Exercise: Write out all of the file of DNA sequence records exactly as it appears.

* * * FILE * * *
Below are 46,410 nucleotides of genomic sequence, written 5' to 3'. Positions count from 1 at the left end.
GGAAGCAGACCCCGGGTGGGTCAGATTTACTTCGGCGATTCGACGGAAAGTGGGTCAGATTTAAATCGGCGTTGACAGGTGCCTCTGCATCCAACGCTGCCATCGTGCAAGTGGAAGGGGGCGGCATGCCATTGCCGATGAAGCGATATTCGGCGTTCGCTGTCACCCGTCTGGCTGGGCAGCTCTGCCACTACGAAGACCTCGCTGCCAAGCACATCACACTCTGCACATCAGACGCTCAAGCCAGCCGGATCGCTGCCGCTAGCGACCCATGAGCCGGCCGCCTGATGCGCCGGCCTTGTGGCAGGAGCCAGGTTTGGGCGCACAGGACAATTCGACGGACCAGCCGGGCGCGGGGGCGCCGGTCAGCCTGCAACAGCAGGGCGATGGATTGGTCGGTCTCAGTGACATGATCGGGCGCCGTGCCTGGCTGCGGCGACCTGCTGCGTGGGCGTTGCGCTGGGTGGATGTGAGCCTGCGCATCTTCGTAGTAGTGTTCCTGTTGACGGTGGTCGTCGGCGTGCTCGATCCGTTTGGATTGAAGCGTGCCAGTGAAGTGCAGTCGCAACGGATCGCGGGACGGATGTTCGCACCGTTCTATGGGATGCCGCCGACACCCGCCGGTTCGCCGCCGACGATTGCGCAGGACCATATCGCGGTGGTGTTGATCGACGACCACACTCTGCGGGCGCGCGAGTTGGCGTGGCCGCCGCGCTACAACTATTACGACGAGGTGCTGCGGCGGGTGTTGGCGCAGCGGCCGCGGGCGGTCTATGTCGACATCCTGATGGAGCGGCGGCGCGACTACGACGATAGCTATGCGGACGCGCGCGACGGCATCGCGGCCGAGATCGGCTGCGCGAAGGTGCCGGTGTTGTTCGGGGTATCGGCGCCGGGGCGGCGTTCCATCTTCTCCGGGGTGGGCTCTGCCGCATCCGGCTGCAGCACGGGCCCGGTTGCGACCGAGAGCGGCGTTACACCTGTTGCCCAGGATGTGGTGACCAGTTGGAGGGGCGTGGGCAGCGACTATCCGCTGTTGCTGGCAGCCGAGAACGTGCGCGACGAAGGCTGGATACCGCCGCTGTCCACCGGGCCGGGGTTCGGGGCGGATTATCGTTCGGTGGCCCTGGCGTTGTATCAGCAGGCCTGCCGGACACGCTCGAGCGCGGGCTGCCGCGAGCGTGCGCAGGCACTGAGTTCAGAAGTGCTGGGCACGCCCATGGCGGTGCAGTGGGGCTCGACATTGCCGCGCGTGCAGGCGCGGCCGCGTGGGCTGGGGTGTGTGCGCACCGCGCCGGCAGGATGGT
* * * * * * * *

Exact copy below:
Below are 46,410 nucleotides of genomic sequence, written 5' to 3'. Positions count from 1 at the left end.
GGAAGCAGACCCCGGGTGGGTCAGATTTACTTCGGCGATTCGACGGAAAGTGGGTCAGATTTAAATCGGCGTTGACAGGTGCCTCTGCATCCAACGCTGCCATCGTGCAAGTGGAAGGGGGCGGCATGCCATTGCCGATGAAGCGATATTCGGCGTTCGCTGTCACCCGTCTGGCTGGGCAGCTCTGCCACTACGAAGACCTCGCTGCCAAGCACATCACACTCTGCACATCAGACGCTCAAGCCAGCCGGATCGCTGCCGCTAGCGACCCATGAGCCGGCCGCCTGATGCGCCGGCCTTGTGGCAGGAGCCAGGTTTGGGCGCACAGGACAATTCGACGGACCAGCCGGGCGCGGGGGCGCCGGTCAGCCTGCAACAGCAGGGCGATGGATTGGTCGGTCTCAGTGACATGATCGGGCGCCGTGCCTGGCTGCGGCGACCTGCTGCGTGGGCGTTGCGCTGGGTGGATGTGAGCCTGCGCATCTTCGTAGTAGTGTTCCTGTTGACGGTGGTCGTCGGCGTGCTCGATCCGTTTGGATTGAAGCGTGCCAGTGAAGTGCAGTCGCAACGGATCGCGGGACGGATGTTCGCACCGTTCTATGGGATGCCGCCGACACCCGCCGGTTCGCCGCCGACGATTGCGCAGGACCATATCGCGGTGGTGTTGATCGACGACCACACTCTGCGGGCGCGCGAGTTGGCGTGGCCGCCGCGCTACAACTATTACGACGAGGTGCTGCGGCGGGTGTTGGCGCAGCGGCCGCGGGCGGTCTATGTCGACATCCTGATGGAGCGGCGGCGCGACTACGACGATAGCTATGCGGACGCGCGCGACGGCATCGCGGCCGAGATCGGCTGCGCGAAGGTGCCGGTGTTGTTCGGGGTATCGGCGCCGGGGCGGCGTTCCATCTTCTCCGGGGTGGGCTCTGCCGCATCCGGCTGCAGCACGGGCCCGGTTGCGACCGAGAGCGGCGTTACACCTGTTGCCCAGGATGTGGTGACCAGTTGGAGGGGCGTGGGCAGCGACTATCCGCTGTTGCTGGCAGCCGAGAACGTGCGCGACGAAGGCTGGATACCGCCGCTGTCCACCGGGCCGGGGTTCGGGGCGGATTATCGTTCGGTGGCCCTGGCGTTGTATCAGCAGGCCTGCCGGACACGCTCGAGCGCGGGCTGCCGCGAGCGTGCGCAGGCACTGAGTTCAGAAGTGCTGGGCACGCCCATGGCGGTGCAGTGGGGCTCGACATTGCCGCGCGTGCAGGCGCGGCCGCGTGGGCTGGGGTGTGTGCGCACCGCGCCGGCAGGATGGT